3. Wow Edie! This turned out to be a very interesting question! I learned a lot from the answers you received and from this post. For instance, who knew that pet allergens comes from their dander, saliva AND urine? I had no idea!

    Regarding your kind comments on my career choice: I think you are giving me more credit than I deserve. You see, I have always loved and rescued animals. I could no more choose to avoid animals than to breathe (which ironically, affects my breathing! LOL!). It is what I was born to do.

    1. I had no idea about the urine either — and definitely learned a lot from all these different sources, too.
      I know what you mean about needing to do what you need to do to be happy — but at the same time not everyone allows themselves their pleasure, using the barriers that exist as an excuse. So give yourself credit, too!

  4. Thank you so much for the shout-out, Edie! It’s such a tough question, and provokes such extreme responses in people (though not, I’m happy to say, in the people who read your blog), that I think we’ll only get comfortable with it when the FAA funds a study about pets on airplanes. What am I saying? No doubt even then there will be strongly-expressed feelings….

  5. When I consulted a prominent allergy m.d. for my allergies, it turned out that I had the typical dust, mold, pollen allergies. The allergy to dust is really to dust mites, not the actual dust. And worse, he pointed out to me, is that the primary “dust” upon which these mites love to feed is the skin that we humans constantly shed. Thus, I suppose in a leap of logic, I’m allergic to human dander. So when I get allergy symptoms on an airplane, is that to the humans? And couldn’t it be that many people are reacting to human dander when they think it’s pet dander. PLEASE realize I’m not referring to your always well-informed readers, but to the panicky public at large that likes to blame pets before humans.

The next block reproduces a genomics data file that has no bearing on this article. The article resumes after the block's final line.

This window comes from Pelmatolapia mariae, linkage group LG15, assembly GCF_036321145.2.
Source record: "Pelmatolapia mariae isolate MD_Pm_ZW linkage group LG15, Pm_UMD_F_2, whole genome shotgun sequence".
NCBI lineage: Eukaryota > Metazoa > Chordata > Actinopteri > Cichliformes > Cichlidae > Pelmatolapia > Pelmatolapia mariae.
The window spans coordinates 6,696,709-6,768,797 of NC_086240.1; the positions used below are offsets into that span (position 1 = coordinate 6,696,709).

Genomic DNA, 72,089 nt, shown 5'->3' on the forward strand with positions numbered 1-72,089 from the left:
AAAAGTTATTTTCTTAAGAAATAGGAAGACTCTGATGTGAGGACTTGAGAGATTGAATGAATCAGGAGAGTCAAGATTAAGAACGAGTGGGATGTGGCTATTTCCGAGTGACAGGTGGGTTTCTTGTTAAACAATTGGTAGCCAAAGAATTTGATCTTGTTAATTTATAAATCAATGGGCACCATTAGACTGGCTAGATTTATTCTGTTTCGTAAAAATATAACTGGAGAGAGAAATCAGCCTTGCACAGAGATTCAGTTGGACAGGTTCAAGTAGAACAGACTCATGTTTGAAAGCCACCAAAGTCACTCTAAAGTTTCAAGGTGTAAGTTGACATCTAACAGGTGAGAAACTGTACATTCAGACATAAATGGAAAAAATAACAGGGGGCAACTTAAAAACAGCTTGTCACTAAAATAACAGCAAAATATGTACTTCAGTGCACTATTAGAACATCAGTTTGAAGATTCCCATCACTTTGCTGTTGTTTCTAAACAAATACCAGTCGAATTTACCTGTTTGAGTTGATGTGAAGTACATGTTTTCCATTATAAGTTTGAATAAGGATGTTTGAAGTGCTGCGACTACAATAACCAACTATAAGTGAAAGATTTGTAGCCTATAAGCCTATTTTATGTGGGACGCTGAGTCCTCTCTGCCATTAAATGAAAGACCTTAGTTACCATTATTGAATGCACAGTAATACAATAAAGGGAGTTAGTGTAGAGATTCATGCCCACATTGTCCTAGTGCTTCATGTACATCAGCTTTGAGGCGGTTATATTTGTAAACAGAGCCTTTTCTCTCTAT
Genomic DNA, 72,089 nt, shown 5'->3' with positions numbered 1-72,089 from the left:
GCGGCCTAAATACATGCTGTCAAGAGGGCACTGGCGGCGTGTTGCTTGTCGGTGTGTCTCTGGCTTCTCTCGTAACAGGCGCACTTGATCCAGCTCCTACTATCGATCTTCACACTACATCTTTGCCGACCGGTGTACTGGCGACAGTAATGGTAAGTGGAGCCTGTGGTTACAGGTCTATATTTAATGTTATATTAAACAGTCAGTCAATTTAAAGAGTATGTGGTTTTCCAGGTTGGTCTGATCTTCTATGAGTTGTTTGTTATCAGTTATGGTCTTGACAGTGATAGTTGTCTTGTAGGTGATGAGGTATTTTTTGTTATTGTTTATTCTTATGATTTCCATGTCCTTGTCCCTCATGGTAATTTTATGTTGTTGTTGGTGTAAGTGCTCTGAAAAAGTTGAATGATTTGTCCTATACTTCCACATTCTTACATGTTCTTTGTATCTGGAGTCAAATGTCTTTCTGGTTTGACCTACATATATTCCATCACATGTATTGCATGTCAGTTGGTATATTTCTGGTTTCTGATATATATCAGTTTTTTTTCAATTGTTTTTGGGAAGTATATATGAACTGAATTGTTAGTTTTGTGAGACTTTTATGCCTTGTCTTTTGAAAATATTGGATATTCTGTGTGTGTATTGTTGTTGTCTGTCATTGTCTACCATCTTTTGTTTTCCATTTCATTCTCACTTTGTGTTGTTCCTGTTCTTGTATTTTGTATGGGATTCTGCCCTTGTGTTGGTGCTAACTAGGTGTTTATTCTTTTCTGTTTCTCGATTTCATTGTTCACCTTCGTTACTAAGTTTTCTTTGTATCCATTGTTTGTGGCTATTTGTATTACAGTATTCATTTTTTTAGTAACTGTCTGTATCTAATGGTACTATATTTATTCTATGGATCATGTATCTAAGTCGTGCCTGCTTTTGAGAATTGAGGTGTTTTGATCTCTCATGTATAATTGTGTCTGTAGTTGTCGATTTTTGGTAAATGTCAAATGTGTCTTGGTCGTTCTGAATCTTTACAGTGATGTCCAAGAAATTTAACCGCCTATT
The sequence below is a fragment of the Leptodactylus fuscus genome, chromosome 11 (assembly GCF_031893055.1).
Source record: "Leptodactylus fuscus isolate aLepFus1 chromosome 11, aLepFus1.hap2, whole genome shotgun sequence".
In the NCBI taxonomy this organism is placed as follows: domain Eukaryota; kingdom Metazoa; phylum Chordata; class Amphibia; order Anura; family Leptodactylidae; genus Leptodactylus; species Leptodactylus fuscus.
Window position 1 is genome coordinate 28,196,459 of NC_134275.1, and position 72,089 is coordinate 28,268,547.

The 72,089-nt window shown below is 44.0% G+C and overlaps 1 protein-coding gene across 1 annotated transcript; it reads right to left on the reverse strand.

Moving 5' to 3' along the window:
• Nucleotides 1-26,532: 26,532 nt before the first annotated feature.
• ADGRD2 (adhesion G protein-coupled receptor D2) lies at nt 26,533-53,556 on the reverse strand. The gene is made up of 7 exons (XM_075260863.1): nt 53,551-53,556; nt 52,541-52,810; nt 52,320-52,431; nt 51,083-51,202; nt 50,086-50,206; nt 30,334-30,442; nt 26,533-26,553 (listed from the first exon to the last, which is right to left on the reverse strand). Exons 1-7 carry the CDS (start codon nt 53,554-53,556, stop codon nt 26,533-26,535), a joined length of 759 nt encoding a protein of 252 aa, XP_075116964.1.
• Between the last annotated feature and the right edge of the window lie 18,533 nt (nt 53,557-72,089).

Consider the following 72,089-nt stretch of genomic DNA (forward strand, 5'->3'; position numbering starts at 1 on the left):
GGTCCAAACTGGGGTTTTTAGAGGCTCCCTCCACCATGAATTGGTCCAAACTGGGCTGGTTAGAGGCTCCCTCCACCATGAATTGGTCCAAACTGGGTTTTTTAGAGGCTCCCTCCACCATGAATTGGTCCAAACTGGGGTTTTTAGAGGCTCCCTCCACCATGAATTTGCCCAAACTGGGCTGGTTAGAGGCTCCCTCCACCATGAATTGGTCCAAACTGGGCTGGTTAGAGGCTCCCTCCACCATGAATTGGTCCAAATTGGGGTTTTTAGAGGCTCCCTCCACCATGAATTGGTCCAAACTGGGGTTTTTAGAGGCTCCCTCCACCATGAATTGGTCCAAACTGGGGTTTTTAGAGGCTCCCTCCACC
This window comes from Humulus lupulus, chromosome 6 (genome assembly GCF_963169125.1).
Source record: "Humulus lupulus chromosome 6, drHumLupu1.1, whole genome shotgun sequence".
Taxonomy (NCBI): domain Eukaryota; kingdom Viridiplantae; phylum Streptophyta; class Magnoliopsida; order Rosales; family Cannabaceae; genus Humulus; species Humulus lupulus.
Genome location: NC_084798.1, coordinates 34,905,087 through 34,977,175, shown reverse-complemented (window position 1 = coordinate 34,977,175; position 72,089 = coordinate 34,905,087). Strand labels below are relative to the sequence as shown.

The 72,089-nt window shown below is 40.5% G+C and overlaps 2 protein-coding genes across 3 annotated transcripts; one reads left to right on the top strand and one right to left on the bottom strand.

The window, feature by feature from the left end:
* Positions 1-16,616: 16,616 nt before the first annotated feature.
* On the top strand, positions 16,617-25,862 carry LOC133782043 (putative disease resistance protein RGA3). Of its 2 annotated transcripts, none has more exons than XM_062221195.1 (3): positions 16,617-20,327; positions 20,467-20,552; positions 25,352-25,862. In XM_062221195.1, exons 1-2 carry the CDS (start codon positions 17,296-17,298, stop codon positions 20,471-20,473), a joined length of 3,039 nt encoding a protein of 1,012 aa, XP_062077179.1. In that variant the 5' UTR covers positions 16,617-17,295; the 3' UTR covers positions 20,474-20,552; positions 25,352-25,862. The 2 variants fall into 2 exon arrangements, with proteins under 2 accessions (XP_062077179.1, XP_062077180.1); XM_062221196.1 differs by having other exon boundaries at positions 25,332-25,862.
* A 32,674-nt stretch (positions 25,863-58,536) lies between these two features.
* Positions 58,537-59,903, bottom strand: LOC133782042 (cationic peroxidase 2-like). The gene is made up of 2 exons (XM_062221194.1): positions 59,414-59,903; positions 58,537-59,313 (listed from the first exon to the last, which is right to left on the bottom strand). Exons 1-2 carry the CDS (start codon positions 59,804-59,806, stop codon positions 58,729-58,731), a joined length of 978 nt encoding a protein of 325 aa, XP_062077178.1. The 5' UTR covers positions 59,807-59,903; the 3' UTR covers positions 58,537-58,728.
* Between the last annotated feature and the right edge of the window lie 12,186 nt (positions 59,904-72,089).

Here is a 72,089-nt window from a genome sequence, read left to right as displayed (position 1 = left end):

6. I truly sympathize with people who have allergies. I can’t imagine what it must feel like to have that stuffy, sick feeling throughout the year instead of with an occasional cold (and some folks have pretty severe reactions).

    But I wonder how much harm we do by always trying to protect ourselves. More exposure, instead of less, may be key: http://www.hsus.org/pets/pets_related_news_and_events/study_early_exposure_to_pets_may_reduce_allergies.html.

    My sister was allergic to cats but rescued one anyway. At first she suffered a lot. By restricting the cat’s access and washing her hands regularly, she has seen her allergy symptoms diminish over time.

    1. Thank you very much for that link — it’s fascinating.

      And that makes sense to me. I feel that way about germs, maybe because my parents were European and not as obsessed with removing every trace of bacteria from every surface as many American parents were/are. I continue in that tradition — and very rarely get sick.

  7. Hi Edie,

    I thought I’d pop by and say hello. I love dogs – I should say that on a blog full of dog lovers – but I must admit to having a cat called Kit Kat. My sister bought Kit Kat to help with the mice problem – which is gone now – but when she moved in with her partner, the cat was left to me.

    It is bad but every time I get bites, I wonder if it’s Kit Kat. And when he pukes out, I do get a bit nervous. I won’t go on about a cat on a dog website.

    Thanks for popping by.